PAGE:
Get a Monaco stamp in your passport at the tourist information center. It’s free.
What to buy
Monaco has the euro (€) as its sole currency.
Shopping in Monte Carlo is usually quite exclusive and is certainly no place for a budget holiday. There are plenty of places to melt the credit card alongside Europe’s high rollers. The chic clothes shops are in the Golden Circle, framed by Avenue Monte Carlo, Avenue des Beaux-Arts and Allees Lumieres, where Hermes, Christian Dior, Gucci and Prada all have a presence. The area on and around Place du Casino is home to high-end jewelers such as Bulgari, Cartier and Chopard. You will find, however, that most tourists will simply enjoy wandering the area and window shopping, even if you don’t buy anything. The normal shopping hours are from 9AM to noon and 3PM to 7PM.
For a more cultured take on shopping in Monte Carlo, try the Condamine Market. The market, which can be found in the Place d’Armes, has been in existence since 1880 and is lively and attractive – many hours can be spent simply wandering around, bargaining for souvenirs from the many tiny shops, boutiques and friendly locals. If however, your shopping tastes are more modern, just take a short walk along the esplanade to the rue Princess Caroline pedestrian mall.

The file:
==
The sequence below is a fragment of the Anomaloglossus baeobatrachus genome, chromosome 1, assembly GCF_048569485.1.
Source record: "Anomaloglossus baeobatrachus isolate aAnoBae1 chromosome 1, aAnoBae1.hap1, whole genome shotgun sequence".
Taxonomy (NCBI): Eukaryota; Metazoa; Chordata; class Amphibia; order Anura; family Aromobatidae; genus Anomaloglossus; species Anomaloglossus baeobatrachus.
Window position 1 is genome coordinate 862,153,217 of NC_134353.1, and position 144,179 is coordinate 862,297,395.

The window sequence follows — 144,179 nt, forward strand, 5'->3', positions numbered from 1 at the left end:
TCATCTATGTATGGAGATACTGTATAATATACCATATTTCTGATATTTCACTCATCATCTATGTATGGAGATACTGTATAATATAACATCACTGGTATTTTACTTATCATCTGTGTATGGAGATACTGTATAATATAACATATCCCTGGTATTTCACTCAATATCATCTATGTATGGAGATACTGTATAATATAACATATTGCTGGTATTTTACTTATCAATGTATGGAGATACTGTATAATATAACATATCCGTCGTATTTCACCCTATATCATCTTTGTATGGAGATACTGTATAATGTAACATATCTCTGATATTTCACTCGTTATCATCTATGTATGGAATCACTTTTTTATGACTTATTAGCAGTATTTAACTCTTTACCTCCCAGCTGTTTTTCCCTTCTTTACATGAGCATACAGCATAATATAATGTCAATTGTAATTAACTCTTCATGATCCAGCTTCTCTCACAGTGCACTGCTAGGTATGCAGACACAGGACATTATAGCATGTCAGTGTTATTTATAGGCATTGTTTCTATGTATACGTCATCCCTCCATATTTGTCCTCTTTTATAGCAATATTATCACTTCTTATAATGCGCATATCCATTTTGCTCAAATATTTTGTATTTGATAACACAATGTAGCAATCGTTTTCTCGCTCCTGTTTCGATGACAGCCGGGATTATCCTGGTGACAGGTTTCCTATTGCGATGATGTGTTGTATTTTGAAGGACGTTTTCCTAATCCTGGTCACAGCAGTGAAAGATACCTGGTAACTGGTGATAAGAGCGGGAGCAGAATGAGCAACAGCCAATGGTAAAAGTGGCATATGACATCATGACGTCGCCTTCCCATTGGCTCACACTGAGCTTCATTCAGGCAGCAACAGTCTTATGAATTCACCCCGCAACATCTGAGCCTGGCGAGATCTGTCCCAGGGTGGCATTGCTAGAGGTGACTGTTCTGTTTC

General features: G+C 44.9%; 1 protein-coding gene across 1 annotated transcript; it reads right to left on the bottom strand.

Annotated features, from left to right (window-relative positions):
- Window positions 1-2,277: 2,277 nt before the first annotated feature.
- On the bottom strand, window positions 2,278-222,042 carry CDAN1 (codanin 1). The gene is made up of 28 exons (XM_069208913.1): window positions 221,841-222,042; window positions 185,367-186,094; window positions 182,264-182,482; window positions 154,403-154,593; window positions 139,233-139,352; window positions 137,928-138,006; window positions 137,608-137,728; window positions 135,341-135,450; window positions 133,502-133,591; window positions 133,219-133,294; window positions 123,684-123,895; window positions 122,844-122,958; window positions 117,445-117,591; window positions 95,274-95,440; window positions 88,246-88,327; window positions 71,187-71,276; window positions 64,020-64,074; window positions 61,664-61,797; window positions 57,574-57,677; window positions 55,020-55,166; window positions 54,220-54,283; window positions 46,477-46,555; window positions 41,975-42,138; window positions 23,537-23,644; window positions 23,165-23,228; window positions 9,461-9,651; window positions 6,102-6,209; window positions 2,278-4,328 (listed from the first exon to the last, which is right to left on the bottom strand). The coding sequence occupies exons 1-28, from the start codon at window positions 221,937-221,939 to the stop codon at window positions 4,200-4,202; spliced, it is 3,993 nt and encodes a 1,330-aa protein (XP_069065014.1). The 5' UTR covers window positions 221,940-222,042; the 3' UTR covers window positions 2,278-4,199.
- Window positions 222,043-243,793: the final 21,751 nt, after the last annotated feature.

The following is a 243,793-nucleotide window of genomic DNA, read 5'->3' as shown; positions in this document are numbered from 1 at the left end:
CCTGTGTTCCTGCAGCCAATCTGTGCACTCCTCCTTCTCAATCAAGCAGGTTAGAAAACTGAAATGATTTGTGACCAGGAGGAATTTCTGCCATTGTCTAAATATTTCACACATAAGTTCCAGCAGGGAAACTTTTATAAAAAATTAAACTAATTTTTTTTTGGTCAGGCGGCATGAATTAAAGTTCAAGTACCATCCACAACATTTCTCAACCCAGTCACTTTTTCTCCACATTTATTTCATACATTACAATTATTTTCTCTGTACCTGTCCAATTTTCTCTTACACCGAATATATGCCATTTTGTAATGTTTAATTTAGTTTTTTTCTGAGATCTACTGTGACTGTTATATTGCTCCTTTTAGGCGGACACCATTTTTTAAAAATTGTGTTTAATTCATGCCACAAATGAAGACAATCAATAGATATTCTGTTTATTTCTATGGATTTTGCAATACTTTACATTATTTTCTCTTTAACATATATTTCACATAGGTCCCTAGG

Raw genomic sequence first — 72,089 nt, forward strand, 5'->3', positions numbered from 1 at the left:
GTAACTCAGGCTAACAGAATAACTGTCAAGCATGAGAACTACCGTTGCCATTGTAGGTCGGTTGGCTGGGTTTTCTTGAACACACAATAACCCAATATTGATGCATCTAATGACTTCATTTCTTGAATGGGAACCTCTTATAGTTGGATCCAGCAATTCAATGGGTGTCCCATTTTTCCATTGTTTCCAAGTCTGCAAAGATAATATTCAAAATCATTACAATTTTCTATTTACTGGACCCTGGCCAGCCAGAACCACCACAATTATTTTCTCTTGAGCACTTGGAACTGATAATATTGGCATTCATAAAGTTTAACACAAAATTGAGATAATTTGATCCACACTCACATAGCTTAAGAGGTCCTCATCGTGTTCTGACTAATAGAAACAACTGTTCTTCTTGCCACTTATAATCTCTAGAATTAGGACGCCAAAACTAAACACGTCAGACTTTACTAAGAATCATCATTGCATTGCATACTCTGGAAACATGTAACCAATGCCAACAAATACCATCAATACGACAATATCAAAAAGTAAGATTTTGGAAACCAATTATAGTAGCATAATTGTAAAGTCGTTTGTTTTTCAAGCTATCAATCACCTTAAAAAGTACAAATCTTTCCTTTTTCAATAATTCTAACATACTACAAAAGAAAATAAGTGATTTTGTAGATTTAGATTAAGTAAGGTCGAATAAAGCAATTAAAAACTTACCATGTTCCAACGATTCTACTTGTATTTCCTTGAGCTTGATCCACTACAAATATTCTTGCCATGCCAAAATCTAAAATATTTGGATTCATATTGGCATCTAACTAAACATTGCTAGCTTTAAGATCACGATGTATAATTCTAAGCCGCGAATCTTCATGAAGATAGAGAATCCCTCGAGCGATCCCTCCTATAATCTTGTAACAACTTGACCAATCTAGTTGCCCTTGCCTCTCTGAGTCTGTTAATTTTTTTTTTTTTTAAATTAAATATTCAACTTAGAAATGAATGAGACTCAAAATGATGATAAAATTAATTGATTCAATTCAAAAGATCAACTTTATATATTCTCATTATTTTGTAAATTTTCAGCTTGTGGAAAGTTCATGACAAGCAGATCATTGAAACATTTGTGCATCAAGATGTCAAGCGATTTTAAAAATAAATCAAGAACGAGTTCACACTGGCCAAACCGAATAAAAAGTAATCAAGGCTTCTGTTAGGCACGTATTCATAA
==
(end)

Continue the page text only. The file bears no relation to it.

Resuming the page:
The Fontvieille Shopping Centre is also a more “normal” shopping experience with 36 shops selling electronic goods, CDs, furniture, and clothes as well as a Carrefour supermarket and McDonald’s. The tourist office also issues a useful free shopping guide to the city.
What to eat
How to go wrong? Food in Monaco is universally excellent. There are many fine restaurants, beginning with the Cafe de Paris across the street from the casino, to the waterfront restaurants along the Port de Fontvieille. During the winter months, you will find the restaurants to be decently priced–for Monaco. Bouillabaisse is excellent here.
What to drink
The legal drinking/purchasing age of alcoholic beverages is 18 and is strictly enforced.
Champagne has the status of a national beverage in Monaco. A single glass can cost as much as €40 at a fashionable restaurant!
Where to sleep
If you’re on a budget, Monaco is not the best place to be. For example, a two star hotel without breakfast and bathroom will cost around €60 per person. A better option is to stay in one of the many towns outside of Monaco.
The Monaco Tourism center staff will also sit down and make phone calls to assist walk-ins in finding accommodation. Even if you ask for “cheap” lodging.
Monaco is a very safe, virtually crime-free location, with a strong police presence. In fact, there is one police officer for every 68 people, which means that Monaco has the largest police force and police presence in the world on both a per-capita and per-area basis. Every public space is blanketed with cameras, and any kind of disorder may produce an immediate reaction and the attendance of many officers.
The only time you ought to be careful is during the week of the Formula One Grand Prix, widely regarded as the most famous F1 Race. Bringing in thousands of tourists, the event renders Monaco extremely packed during the day. As a result, there has been a marked increase in pickpockets in recent years during the event.